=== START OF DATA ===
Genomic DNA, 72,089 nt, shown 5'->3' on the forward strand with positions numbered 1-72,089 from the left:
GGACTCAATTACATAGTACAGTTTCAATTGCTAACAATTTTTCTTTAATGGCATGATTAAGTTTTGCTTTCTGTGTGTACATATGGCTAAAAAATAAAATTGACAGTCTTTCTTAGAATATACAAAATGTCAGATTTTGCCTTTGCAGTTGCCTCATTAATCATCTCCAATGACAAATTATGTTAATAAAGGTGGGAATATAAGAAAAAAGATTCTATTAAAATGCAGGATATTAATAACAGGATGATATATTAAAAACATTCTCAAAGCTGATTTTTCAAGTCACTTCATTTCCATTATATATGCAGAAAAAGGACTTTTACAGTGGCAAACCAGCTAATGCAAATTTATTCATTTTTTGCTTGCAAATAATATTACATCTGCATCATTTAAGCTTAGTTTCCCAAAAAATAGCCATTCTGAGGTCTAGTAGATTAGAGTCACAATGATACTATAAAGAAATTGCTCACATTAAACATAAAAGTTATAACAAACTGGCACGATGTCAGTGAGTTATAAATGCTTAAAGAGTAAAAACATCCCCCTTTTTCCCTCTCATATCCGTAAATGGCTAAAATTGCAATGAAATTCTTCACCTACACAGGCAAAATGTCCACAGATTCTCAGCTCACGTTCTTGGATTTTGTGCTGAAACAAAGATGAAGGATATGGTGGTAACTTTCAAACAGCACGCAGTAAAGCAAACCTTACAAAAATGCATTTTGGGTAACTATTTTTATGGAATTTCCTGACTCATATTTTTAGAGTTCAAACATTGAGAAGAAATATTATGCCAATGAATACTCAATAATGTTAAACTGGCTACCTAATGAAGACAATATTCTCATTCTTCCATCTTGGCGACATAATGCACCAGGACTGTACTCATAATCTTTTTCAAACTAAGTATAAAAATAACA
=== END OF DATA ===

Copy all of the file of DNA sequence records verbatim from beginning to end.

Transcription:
Genomic DNA, 72,089 nt, shown 5'->3' on the forward strand with positions numbered 1-72,089 from the left:
GGACTCAATTACATAGTACAGTTTCAATTGCTAACAATTTTTCTTTAATGGCATGATTAAGTTTTGCTTTCTGTGTGTACATATGGCTAAAAAATAAAATTGACAGTCTTTCTTAGAATATACAAAATGTCAGATTTTGCCTTTGCAGTTGCCTCATTAATCATCTCCAATGACAAATTATGTTAATAAAGGTGGGAATATAAGAAAAAAGATTCTATTAAAATGCAGGATATTAATAACAGGATGATATATTAAAAACATTCTCAAAGCTGATTTTTCAAGTCACTTCATTTCCATTATATATGCAGAAAAAGGACTTTTACAGTGGCAAACCAGCTAATGCAAATTTATTCATTTTTTGCTTGCAAATAATATTACATCTGCATCATTTAAGCTTAGTTTCCCAAAAAATAGCCATTCTGAGGTCTAGTAGATTAGAGTCACAATGATACTATAAAGAAATTGCTCACATTAAACATAAAAGTTATAACAAACTGGCACGATGTCAGTGAGTTATAAATGCTTAAAGAGTAAAAACATCCCCCTTTTTCCCTCTCATATCCGTAAATGGCTAAAATTGCAATGAAATTCTTCACCTACACAGGCAAAATGTCCACAGATTCTCAGCTCACGTTCTTGGATTTTGTGCTGAAACAAAGATGAAGGATATGGTGGTAACTTTCAAACAGCACGCAGTAAAGCAAACCTTACAAAAATGCATTTTGGGTAACTATTTTTATGGAATTTCCTGACTCATATTTTTAGAGTTCAAACATTGAGAAGAAATATTATGCCAATGAATACTCAATAATGTTAAACTGGCTACCTAATGAAGACAATATTCTCATTCTTCCATCTTGGCGACATAATGCACCAGGACTGTACTCATAATCTTTTTCAAACTAAGTATAAAAATAACA